Update: If recordings sounds like they are in tune then it probably isn't your ears that have the problem but rather the guitar(s) you are working on.

I'm no luthier, but on the stringed instruments tuning stings usually affects the tuning of other strings. The tuning process is done repeatedly until all of the strings are more or less in tune. Even if you are experienced it probably won't hurt to take your guitars to a shop. While you're there have a go on other instruments in the store and have them check yours out.

I'm glad recordings still sounds in tune to you. That suggests that your hearing probably isn't what's at fault in this case.


If you, at almost any age, can hear that something's out of tune, for whatever reason, then most likely it is out of tune. Listening to anything else, I would imagine you feel it's in tune, especially recorded stuff.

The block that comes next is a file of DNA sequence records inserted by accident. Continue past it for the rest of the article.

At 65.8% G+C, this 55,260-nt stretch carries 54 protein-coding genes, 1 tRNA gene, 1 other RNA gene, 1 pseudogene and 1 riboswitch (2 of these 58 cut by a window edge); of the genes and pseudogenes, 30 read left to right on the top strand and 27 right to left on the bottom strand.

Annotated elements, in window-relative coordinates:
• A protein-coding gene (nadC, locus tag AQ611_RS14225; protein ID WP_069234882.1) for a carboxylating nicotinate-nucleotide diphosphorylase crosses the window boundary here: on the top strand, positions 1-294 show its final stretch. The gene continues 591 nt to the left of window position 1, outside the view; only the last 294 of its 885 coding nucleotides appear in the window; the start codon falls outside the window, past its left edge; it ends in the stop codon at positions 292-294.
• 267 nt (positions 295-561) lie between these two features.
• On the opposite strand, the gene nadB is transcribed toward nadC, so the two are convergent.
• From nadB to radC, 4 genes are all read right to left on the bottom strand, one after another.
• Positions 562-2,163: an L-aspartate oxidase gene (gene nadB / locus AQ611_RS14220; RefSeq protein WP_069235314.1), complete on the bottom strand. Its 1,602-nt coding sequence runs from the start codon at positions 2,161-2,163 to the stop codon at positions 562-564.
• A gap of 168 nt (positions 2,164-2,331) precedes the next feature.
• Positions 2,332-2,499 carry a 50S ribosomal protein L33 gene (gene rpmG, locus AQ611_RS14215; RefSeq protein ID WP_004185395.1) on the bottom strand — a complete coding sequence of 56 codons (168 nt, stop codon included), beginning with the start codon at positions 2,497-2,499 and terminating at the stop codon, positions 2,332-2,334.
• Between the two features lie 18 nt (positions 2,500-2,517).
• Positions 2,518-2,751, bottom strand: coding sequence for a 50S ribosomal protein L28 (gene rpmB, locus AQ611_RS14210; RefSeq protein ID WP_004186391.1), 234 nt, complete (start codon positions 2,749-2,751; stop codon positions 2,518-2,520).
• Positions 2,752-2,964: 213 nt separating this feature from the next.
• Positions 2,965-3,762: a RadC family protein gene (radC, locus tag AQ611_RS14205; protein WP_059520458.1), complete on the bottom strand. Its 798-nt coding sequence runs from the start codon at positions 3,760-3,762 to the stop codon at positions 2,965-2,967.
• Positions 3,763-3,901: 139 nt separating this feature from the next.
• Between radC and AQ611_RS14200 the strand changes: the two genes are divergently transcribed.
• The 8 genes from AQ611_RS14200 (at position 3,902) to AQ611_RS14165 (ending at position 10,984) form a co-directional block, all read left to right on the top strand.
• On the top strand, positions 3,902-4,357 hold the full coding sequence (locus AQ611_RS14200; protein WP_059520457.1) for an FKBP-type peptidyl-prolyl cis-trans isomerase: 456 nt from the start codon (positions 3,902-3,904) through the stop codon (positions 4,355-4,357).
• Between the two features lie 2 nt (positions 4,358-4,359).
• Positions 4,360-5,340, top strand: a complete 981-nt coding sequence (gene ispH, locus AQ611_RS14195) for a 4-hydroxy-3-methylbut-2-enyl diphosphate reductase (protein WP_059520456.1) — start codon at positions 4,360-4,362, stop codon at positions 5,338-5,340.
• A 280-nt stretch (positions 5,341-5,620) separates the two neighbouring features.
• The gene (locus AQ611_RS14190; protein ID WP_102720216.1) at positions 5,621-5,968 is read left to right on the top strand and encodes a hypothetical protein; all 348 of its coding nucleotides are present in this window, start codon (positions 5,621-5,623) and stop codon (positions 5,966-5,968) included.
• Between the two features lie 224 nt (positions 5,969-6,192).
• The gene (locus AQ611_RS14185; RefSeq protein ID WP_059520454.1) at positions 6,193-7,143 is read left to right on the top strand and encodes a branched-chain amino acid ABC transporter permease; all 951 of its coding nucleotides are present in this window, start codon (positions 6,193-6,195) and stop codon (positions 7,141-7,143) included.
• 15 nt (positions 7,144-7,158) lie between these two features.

So, there's probably nothing wrong with old ears. Certainly hope not - mine aren't as young as they used to be, but I wish I'd been sensibly wearing earplugs far more!

I suspect the accuracy of the intonation process, with due respect. Or the fact that something has gone awry with the guitar. New strings can take a while to settle in, changes in temperature and humidity will take their toll on tuning also.


Adding to the answers given before I'd like to mention the following:

From the theoretical point of view Guitar tuning is much more complicated than piano tuning. Or in other words: It is more a compromise than tuning a keyboard instrument, as you have to consider each fret separately and simultaniously for all strings. This may be the reason that the 12-tone equal tempered tuning (short 12-tet) has been first reported in the wester music tradition as the solution to the problem of lute division.